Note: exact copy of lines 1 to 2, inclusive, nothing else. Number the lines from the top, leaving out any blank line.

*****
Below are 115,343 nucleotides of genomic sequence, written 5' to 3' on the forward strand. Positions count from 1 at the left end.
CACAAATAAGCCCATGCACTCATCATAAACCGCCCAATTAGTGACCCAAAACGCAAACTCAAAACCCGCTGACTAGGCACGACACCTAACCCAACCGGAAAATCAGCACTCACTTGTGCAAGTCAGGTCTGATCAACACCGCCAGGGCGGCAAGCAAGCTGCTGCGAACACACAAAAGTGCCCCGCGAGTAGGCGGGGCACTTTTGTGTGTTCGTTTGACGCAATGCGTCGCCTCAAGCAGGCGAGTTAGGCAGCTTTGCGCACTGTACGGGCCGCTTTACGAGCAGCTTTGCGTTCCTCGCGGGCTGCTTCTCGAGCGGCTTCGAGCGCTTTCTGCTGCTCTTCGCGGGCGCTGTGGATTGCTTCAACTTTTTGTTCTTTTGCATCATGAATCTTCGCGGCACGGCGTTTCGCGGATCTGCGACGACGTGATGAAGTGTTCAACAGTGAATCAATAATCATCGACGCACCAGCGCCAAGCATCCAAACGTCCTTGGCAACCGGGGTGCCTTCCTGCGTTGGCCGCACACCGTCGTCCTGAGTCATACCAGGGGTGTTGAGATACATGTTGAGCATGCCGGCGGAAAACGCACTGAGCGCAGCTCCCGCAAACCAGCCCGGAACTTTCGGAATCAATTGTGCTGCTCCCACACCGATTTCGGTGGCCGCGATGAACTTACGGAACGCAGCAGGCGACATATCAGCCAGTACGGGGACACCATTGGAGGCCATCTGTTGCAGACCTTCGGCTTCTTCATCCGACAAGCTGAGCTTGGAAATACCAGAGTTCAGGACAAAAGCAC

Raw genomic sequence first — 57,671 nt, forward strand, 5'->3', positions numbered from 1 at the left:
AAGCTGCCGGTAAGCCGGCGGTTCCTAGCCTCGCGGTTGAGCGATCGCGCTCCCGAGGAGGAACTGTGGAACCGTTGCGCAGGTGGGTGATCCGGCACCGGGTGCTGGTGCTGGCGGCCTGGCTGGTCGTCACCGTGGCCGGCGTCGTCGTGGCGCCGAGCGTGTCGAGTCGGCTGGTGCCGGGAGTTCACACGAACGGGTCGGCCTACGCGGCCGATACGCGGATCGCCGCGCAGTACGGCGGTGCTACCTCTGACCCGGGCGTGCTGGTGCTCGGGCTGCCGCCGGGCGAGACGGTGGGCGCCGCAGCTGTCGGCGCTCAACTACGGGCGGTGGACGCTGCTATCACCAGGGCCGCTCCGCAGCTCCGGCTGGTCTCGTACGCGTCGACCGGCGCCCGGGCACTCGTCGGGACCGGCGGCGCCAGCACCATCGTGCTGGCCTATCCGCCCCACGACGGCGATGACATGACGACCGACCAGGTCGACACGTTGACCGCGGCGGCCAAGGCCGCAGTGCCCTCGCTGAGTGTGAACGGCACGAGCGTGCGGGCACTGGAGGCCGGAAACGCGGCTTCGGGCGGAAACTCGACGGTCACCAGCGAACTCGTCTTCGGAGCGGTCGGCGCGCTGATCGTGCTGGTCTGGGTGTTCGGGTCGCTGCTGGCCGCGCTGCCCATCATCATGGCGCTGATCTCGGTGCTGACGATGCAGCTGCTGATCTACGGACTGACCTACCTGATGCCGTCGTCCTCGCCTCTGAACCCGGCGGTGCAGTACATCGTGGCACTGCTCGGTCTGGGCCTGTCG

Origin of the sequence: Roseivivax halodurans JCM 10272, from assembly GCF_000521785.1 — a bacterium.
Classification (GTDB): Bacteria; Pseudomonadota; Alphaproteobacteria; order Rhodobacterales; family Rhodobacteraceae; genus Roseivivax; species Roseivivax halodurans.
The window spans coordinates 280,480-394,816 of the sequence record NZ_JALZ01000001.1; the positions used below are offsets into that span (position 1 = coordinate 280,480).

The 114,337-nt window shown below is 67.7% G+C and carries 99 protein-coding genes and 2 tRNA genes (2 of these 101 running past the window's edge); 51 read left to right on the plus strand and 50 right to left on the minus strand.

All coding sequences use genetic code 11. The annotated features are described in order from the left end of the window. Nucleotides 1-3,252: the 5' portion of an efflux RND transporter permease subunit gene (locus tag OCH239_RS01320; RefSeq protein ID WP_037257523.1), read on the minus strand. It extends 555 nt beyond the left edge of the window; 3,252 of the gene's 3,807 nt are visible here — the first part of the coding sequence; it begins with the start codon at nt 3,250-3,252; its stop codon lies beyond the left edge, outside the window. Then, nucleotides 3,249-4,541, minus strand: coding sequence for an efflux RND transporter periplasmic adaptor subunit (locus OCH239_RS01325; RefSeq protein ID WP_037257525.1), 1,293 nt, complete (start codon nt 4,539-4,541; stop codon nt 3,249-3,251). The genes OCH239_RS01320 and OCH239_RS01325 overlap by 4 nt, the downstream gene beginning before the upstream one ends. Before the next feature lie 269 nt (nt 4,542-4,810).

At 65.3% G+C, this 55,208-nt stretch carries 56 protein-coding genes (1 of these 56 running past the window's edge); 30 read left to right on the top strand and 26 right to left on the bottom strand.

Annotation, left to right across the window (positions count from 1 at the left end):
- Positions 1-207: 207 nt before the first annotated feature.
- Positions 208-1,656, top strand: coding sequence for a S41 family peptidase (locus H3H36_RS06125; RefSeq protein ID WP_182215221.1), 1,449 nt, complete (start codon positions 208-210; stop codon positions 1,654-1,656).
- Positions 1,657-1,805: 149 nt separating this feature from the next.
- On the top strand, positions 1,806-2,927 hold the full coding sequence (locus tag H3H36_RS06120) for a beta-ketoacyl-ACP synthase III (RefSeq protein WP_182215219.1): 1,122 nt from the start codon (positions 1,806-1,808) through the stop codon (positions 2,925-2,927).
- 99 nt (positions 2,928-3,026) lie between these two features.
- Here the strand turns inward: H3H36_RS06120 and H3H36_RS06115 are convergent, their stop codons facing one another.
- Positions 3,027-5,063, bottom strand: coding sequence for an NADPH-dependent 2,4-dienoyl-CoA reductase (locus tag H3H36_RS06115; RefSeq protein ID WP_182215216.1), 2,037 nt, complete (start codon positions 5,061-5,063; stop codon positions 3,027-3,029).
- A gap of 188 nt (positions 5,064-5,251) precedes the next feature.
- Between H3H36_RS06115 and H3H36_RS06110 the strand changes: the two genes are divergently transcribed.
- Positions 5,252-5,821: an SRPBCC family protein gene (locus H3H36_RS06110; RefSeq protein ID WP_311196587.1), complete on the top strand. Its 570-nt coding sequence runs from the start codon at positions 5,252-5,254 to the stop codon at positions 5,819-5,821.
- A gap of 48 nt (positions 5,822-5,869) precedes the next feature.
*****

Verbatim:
Below are 115,343 nucleotides of genomic sequence, written 5' to 3' on the forward strand. Positions count from 1 at the left end.
CACAAATAAGCCCATGCACTCATCATAAACCGCCCAATTAGTGACCCAAAACGCAAACTCAAAACCCGCTGACTAGGCACGACACCTAACCCAACCGGAAAATCAGCACTCACTTGTGCAAGTCAGGTCTGATCAACACCGCCAGGGCGGCAAGCAAGCTGCTGCGAACACACAAAAGTGCCCCGCGAGTAGGCGGGGCACTTTTGTGTGTTCGTTTGACGCAATGCGTCGCCTCAAGCAGGCGAGTTAGGCAGCTTTGCGCACTGTACGGGCCGCTTTACGAGCAGCTTTGCGTTCCTCGCGGGCTGCTTCTCGAGCGGCTTCGAGCGCTTTCTGCTGCTCTTCGCGGGCGCTGTGGATTGCTTCAACTTTTTGTTCTTTTGCATCATGAATCTTCGCGGCACGGCGTTTCGCGGATCTGCGACGACGTGATGAAGTGTTCAACAGTGAATCAATAATCATCGACGCACCAGCGCCAAGCATCCAAACGTCCTTGGCAACCGGGGTGCCTTCCTGCGTTGGCCGCACACCGTCGTCCTGAGTCATACCAGGGGTGTTGAGATACATGTTGAGCATGCCGGCGGAAAACGCACTGAGCGCAGCTCCCGCAAACCAGCCCGGAACTTTCGGAATCAATTGTGCTGCTCCCACACCGATTTCGGTGGCCGCGATGAACTTACGGAACGCAGCAGGCGACATATCAGCCAGTACGGGGACACCATTGGAGGCCATCTGTTGCAGACCTTCGGCTTCTTCATCCGACAAGCTGAGCTTGGAAATACCAGAGTTCAGGACAAAAGCAC